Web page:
We have to be ready to react properly when some praises and honors come our way. We should remain humble, knowing that all those praises and honors belong to God. “Deo omnis gloria!”
This is the lesson Christ wants to impart when he talked about the unprofitable servant. (cfr Lk 17,7-10) “Which of you,” he said, “having a servant plowing or tending sheep, will say to him when he has come in from the field, ‘Come at once and sit down to eat’?” Will he not rather say to him, ‘Prepare something for my supper, and gird yourself and serve me till I have eaten and drunk, and afterward you will eat and drink’?
“Does he thank that servant because he did the things that were commanded him? I think not. So likewise you, when you have done all those things which you are commanded, say, ‘We are unprofitable servants. We have done what was our duty to do.’”
It is a lesson so relevant these days when a lot of the people, especially the so-called millennials, feel entitled to certain privileges and perks because of the things they have done or accomplished.
It’s true that the young ones of today get to know more things — at least, more technical things — than those of the previous generations. This reminds me of the lyrics of the song, What a wonderful world!, that goes: “I hear babies cry / I watch them grow / they’ll learn much more / than I’ll ever know / and I think to myself / What a wonderful world.”
But this does not mean that they are entitled to more privileges than what rightfully belongs to them or what God and others (their parents, superiors, etc.) would give them.
All of us should be humble enough to repeat those words, “We are unprofitable servants. We have done what was our duty to do,” to remind ourselves that we actually are not doing anything special or anything more than what is our duty to fulfill.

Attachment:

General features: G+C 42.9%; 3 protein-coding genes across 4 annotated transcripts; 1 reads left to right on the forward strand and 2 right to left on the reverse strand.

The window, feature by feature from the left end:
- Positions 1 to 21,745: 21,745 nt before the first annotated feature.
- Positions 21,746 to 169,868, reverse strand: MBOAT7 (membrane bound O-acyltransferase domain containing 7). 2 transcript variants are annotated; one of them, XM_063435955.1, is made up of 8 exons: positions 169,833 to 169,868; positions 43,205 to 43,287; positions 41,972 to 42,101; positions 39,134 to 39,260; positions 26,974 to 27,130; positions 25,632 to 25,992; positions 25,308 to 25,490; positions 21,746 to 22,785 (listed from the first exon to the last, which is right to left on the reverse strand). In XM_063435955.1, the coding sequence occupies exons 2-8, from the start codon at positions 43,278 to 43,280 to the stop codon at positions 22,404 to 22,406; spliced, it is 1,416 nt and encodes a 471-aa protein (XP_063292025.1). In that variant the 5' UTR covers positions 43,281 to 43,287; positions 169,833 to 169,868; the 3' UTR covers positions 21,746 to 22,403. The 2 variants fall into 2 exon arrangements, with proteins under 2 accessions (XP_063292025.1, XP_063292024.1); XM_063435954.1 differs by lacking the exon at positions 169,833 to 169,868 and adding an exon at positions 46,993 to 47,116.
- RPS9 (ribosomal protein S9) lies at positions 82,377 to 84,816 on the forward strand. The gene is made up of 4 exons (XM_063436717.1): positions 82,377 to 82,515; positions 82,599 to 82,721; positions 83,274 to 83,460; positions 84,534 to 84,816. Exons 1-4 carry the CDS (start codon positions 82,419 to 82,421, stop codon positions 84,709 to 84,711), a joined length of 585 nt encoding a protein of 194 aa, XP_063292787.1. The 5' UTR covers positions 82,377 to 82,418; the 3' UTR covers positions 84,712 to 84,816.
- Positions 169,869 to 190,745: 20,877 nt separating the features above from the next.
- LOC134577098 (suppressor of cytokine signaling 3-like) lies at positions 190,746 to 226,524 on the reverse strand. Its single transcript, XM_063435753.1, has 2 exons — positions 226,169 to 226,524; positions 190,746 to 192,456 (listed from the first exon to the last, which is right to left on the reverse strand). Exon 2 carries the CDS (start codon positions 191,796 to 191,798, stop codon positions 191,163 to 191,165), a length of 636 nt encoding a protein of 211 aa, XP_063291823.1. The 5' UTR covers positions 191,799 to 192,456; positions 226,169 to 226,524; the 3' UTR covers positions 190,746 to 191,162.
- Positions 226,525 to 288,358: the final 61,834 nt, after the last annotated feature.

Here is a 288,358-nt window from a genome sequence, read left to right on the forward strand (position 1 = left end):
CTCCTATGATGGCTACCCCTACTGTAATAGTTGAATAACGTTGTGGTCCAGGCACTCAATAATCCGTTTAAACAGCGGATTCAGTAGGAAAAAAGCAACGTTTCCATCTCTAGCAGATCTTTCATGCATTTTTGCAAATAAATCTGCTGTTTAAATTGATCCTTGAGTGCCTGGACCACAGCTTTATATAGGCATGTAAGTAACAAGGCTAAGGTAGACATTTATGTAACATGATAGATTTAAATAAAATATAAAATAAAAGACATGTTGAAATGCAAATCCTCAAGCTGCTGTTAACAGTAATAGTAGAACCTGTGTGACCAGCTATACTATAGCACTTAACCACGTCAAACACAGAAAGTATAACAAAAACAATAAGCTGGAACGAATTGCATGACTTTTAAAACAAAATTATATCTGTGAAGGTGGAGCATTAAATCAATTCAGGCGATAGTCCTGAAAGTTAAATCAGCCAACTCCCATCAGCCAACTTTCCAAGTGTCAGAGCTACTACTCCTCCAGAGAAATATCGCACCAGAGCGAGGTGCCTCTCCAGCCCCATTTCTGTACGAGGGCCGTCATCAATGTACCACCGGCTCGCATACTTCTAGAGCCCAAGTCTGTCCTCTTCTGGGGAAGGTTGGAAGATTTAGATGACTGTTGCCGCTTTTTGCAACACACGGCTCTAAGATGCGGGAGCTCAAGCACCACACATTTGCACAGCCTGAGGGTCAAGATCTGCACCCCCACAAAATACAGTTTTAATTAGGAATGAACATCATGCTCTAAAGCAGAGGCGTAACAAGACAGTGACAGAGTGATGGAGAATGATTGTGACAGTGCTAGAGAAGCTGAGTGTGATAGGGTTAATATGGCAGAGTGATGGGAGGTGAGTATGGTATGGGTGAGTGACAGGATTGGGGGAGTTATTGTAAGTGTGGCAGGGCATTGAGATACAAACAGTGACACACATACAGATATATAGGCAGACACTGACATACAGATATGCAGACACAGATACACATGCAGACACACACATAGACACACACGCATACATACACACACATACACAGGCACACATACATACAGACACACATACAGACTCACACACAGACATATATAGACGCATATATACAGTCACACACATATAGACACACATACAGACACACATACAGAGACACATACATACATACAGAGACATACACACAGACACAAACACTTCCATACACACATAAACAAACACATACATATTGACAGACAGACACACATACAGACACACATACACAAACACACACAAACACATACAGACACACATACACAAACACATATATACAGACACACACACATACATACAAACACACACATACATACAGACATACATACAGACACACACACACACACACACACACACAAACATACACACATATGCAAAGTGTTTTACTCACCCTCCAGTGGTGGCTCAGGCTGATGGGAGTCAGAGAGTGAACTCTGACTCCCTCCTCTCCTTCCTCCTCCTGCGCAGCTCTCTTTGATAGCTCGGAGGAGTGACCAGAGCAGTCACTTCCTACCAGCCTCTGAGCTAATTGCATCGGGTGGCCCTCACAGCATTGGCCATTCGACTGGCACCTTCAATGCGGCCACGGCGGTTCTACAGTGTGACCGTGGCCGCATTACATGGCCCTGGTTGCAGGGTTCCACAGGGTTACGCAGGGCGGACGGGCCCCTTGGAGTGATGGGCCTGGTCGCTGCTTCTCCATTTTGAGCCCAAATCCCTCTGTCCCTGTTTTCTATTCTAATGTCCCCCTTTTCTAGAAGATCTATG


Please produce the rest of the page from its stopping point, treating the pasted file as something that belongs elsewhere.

And when we happen to receive praises and honors from others because of our good works, let’s keep our feet firmly stuck to the ground, not allowing ourselves to be intoxicated. We should not allow these praises and honors to go to our head and cast some evil spell over us.
Instead, we have to thank God profusely. All praises and honors belong to him. What we should realize also is that those praises and honors given to us are actually a sign that we have to give ourselves more to God and to others. Our sense of duty and responsibility should become sharper.
Those praises and honors that we receive are actually some kind of a test to see if we would still remain with God or we would now choose ourselves as our own god. We have to know how to pass that test, and so we need to really grow and deepen our humility.
We should never feel sad because we have chosen to deny ourselves to grow in humility amid the praises and honors. That self-denial is actually a big opening for the grace of God to come to us. That realization should make us very happy with a joy that would keep us simple, not proud and complicated.
We have to learn not to get spoiled by whatever praises and honors would come our way. Instead, let these honors trigger the urge to deepen our humility, to enrich our gratitude to God and to others, and to sharpen our sense of duty and responsibility.
What a beautiful world we would contribute to build up if we remain humble amid great honors!/WDJ